Congratulations and thank you!

Over the next few weeks, we will complete the last draft of the college’s new strategic plan. I will review the plan in detail during the November 18 Town Hall and discuss it again at the Fall Faculty Meeting on November 29. In brief, the plan has nine strategic goals across four main areas: Student Success, Faculty and Staff Success, Healthy Communities, and Research and Scholarship. Those nine goals also create two main themes across the four main areas: Diversity, Equity, and Inclusion; and Improving Health Equity. Over the next few weeks, I will write about those main themes, but today I want to focus on our opportunity to issue a grand challenge to the college.

Our strategic plan proposal will include bundling some of the nine goals as a grand challenge to the college to improve health equity. The strategic planning task force had a series of conversations about whether the college should have a grand challenge at all, and, if so, what that challenge should be. In the end, the struggle to improve health equity was felt to be at the core of what a health college should do, especially one engaged in improving health in communities around the state. We could have had another goal or area of focus, but the grand challenge was felt to be a larger calling and more likely to focus our efforts.

The challenge is constituted by a significant number of the goals and strategies within the plan. Some of the nine goals, like attracting diverse students in our degree programs, and some goal strategies for supporting students, like strengthening mentorship of students from a diverse background, are long-term efforts to improve the clinical, scientific, and public health workforce that will bring about more equitable care. Other goals, like the one challenging us to make health equity research a specialization of the college, are focused on improving the science directing the work of public health and health care.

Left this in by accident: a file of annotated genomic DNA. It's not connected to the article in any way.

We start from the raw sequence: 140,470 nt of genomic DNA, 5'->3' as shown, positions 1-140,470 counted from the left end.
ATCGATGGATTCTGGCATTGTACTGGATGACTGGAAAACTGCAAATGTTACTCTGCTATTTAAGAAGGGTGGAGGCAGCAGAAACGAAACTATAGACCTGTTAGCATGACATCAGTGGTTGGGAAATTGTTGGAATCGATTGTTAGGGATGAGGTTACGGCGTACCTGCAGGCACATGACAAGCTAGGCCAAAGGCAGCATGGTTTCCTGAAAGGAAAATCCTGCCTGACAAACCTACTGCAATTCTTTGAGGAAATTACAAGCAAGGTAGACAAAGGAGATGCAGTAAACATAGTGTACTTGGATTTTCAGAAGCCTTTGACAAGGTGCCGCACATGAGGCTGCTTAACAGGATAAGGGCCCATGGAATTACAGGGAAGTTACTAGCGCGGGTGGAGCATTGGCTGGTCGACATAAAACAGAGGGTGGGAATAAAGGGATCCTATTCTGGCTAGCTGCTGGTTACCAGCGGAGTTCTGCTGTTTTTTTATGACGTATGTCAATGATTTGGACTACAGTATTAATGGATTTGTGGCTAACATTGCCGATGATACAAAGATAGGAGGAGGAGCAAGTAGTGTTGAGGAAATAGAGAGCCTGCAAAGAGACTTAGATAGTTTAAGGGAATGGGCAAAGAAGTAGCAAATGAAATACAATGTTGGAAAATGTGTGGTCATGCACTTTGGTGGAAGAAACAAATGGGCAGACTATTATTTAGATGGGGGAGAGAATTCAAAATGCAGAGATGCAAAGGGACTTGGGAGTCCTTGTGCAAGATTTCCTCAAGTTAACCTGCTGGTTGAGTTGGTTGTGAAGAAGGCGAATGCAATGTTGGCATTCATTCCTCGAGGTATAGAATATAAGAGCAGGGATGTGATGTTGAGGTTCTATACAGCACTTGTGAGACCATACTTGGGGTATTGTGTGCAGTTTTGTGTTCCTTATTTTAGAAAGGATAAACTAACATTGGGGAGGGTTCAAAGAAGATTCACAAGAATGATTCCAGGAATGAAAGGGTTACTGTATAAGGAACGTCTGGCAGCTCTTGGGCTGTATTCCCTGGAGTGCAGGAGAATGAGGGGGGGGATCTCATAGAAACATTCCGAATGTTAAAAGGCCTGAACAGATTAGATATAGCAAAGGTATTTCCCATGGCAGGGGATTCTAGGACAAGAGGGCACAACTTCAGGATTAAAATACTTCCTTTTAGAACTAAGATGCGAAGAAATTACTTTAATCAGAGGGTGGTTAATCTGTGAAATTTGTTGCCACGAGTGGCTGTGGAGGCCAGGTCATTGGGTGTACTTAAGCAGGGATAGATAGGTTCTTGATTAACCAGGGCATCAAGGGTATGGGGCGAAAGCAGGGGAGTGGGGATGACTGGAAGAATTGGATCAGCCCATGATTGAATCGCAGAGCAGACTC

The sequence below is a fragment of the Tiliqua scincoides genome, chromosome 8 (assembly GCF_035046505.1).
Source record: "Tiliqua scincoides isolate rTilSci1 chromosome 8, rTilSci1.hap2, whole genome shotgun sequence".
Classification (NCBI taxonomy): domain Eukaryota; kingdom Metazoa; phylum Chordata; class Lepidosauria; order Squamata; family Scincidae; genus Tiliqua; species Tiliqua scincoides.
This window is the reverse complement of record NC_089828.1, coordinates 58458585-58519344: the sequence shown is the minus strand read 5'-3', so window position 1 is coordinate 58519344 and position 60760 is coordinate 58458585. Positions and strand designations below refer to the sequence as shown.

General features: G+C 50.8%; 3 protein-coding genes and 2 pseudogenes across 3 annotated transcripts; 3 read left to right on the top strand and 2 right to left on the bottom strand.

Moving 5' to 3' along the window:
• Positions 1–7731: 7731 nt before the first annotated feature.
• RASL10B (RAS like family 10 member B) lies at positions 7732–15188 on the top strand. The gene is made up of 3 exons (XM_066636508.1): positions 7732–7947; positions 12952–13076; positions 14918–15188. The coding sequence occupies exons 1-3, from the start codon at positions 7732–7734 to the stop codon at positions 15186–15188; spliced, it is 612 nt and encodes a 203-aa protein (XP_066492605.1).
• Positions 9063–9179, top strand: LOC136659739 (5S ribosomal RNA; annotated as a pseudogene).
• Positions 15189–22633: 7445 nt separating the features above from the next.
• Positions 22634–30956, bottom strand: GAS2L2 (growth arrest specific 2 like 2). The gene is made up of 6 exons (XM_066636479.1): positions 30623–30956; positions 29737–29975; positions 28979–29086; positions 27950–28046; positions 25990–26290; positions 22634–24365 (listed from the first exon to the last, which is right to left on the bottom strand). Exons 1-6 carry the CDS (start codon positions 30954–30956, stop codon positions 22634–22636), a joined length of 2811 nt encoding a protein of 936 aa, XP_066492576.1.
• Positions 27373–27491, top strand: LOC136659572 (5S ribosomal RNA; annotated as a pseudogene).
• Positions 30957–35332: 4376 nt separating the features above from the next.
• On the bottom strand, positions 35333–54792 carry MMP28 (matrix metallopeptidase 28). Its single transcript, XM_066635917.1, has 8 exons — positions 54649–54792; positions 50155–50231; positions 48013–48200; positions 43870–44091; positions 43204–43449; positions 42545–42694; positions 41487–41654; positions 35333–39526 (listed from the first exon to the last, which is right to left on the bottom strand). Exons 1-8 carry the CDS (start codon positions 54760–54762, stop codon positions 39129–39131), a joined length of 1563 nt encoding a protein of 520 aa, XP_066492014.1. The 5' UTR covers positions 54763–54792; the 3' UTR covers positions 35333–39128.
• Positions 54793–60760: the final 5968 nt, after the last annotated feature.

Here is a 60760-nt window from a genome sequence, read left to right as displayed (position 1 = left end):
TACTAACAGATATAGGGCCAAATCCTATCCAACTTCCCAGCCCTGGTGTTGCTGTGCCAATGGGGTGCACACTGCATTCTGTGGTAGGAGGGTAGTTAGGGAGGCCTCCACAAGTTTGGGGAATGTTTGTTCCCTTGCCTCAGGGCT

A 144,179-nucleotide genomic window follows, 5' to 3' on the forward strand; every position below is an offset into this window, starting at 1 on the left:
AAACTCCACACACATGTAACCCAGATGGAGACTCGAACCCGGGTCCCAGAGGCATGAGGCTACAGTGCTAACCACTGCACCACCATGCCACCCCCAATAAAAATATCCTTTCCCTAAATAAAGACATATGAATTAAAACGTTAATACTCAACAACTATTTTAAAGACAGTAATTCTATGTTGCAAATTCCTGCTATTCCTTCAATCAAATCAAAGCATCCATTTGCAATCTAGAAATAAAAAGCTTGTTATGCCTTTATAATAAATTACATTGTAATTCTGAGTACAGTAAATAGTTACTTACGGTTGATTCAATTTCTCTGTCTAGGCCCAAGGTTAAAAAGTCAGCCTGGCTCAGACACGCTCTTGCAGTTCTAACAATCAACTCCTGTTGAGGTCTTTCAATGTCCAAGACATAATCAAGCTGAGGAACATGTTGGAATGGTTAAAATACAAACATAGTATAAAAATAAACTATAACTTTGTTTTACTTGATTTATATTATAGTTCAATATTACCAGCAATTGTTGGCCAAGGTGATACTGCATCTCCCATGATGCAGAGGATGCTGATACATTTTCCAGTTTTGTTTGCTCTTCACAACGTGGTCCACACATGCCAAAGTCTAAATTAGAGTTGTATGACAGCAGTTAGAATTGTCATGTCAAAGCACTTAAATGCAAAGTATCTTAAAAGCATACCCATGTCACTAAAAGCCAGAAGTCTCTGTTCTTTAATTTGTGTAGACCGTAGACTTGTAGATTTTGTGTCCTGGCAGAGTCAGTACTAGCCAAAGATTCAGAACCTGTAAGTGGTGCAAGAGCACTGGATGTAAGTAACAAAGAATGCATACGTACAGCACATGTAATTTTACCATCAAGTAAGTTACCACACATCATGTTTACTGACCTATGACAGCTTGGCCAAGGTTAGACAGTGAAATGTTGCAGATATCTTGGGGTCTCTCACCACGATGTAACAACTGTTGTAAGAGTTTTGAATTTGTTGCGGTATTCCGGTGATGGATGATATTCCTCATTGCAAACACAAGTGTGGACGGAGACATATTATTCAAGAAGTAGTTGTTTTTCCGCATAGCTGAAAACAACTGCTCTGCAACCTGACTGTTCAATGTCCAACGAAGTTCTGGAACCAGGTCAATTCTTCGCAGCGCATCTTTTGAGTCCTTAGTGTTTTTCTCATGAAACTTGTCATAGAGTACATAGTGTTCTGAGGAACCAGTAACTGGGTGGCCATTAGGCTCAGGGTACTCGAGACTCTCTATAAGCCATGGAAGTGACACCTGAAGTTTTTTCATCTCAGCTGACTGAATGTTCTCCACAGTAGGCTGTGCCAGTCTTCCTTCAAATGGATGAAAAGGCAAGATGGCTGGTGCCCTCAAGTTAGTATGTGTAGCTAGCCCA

Finally, one goal in our Health Communities area will push the college to advance clinical and public health efforts that reduce health disparities more directly for people now struggling to be healthy. The advancing health equity grand challenge will direct our long-term and short-term attempts to improve health equity across communities and populations.

Importantly, this grand challenge will force us to integrate the biomedical sciences, clinical care, and public health. The biomedical sciences have been advancing discovery at an astonishing rate, and the health care community has been deeply focused on quality of care for two decades. And there are successes – quality focused initiatives can reduce line infections to near zero, and the COVID-19 vaccines surely saved millions of lives across the world. And yet, life expectancy for Americans has been essentially flat since 2010 and down since 2019, due mostly to COVID-19. There are many reasons life expectancy is not improving, beyond the pandemic, and I think we must better integrate public health with all of the biomedical and clinical sciences to help the people around us have healthier, better lives. We are on that path, and the college is well placed to help lead the work.

Serving the people with you,


Aron Sousa, MD FACP